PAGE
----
Dish Network's Boost Mobile should stop advertising that two of its plans offer unlimited broadband data, given that consumers with those plans face significant slowdowns after exceeding a monthly cap, an industry watchdog reiterated this week.
“Boost Mobile has failed to provide proper support for the use of the 'unlimited data' claim as reasonable consumers understand that term,” the BBB National Programs' National Advertising Review Board said in a opinion publicly issued this week.
The decision upheld an earlier opinion issued by the National Advertising Division.
The opinion stemmed from a challenge by AT&T over Boost's ads for its "Go Unlimited" 4G mobile broadband service. Those ads described the service as “unlimited,” but actually throttled users to sluggish 2G speeds after they exceeded caps of 35 GB per month.
Boost said it disclosed its practices, and that customers who exceeded the cap still received unlimited data, even if at slow speeds. The company also said no more than 7% of its users exceeded the cap.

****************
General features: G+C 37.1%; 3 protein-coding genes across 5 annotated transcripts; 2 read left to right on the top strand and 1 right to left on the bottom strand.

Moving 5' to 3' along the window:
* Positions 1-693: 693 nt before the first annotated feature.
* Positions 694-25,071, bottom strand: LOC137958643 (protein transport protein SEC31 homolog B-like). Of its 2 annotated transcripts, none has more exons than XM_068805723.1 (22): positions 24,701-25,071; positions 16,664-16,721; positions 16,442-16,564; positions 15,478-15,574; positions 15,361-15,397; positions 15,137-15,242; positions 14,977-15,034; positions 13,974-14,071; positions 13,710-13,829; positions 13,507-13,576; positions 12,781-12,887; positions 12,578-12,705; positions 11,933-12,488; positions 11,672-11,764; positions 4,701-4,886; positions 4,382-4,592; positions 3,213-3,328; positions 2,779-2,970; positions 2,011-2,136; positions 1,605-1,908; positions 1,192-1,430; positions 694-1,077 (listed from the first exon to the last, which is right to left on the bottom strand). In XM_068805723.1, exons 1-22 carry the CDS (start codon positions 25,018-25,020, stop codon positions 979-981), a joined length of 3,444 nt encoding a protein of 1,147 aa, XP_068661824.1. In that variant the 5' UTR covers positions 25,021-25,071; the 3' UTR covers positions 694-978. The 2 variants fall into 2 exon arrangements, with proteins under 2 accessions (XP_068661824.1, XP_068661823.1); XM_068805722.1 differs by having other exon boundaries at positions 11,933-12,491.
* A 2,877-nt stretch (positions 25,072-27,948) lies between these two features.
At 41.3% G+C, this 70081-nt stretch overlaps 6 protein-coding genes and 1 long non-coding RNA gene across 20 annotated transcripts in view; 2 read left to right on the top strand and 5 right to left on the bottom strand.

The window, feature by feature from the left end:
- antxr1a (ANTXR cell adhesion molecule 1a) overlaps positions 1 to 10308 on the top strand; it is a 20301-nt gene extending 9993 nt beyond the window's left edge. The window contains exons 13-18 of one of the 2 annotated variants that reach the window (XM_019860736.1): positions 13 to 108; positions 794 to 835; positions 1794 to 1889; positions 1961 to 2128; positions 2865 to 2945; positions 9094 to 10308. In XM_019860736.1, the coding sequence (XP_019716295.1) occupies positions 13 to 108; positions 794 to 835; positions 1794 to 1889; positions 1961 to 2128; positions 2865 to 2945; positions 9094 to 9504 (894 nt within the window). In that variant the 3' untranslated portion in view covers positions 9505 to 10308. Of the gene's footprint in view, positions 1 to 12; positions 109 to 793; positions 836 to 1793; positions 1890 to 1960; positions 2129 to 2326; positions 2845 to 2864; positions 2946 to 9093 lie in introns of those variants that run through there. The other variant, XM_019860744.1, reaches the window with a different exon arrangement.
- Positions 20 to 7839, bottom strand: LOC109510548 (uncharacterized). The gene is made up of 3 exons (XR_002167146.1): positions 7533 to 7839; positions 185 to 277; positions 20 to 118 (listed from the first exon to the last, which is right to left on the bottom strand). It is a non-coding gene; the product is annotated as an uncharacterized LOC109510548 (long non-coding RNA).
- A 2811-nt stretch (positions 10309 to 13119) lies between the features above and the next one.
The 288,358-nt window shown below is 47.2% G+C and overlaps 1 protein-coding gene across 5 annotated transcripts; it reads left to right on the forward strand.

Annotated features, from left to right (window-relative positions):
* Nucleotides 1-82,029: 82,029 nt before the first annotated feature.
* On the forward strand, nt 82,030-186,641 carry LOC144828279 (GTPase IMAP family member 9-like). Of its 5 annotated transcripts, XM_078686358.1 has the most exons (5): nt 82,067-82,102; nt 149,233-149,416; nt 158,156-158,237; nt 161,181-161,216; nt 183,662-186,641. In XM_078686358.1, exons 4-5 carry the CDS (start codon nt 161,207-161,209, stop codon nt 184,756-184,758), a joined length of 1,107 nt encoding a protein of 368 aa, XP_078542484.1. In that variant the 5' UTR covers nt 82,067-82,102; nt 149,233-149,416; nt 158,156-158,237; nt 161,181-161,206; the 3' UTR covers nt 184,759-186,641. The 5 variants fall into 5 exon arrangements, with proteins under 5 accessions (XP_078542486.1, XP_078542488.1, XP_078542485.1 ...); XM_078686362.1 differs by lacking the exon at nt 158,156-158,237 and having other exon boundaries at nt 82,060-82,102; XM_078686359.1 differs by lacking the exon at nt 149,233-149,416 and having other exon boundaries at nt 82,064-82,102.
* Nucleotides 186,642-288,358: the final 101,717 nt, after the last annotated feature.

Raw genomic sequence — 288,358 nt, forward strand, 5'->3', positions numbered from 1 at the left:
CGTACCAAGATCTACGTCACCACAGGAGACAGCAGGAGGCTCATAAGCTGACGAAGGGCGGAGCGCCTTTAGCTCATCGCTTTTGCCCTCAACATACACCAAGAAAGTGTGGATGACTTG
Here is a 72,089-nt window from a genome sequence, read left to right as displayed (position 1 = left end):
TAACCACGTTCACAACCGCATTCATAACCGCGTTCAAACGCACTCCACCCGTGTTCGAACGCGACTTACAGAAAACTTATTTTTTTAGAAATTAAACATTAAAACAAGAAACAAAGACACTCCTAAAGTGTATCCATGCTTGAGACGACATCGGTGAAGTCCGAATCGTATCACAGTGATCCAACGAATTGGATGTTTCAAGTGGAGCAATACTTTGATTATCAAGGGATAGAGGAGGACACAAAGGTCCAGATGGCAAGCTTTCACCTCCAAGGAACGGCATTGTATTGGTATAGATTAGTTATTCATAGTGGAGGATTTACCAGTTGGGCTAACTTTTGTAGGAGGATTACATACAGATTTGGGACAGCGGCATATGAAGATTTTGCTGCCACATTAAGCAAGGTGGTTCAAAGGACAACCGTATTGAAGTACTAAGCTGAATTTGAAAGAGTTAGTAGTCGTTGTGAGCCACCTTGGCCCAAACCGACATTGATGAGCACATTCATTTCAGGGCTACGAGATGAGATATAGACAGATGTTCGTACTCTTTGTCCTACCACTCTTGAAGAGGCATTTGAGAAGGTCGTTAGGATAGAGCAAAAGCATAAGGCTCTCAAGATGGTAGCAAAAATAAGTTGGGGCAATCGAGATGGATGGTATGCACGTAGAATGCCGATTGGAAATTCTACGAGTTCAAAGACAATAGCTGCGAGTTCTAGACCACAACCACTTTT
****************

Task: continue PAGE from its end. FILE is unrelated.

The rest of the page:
In March, the National Advertising Division sided against Boost, ruling that it shouldn't use the term “unlimited” under those circumstances.
Boost them appealed to a panel at the National Advertising Review Board. Among other arguments, Boost said customers didn't have contracts, and could change providers at any time if they were troubled by the throttling policy.
The National Advertising Review Board said it agreed with AT&T that throttling to 2G speeds “makes standard data operations virtually unusable, in clear contrast with current consumer expectations about how the availability of 'unlimited data' enables them to use their phones.”
The organization added that “no level of additional disclosure would justify the use of 'unlimited data'” to describe the plans.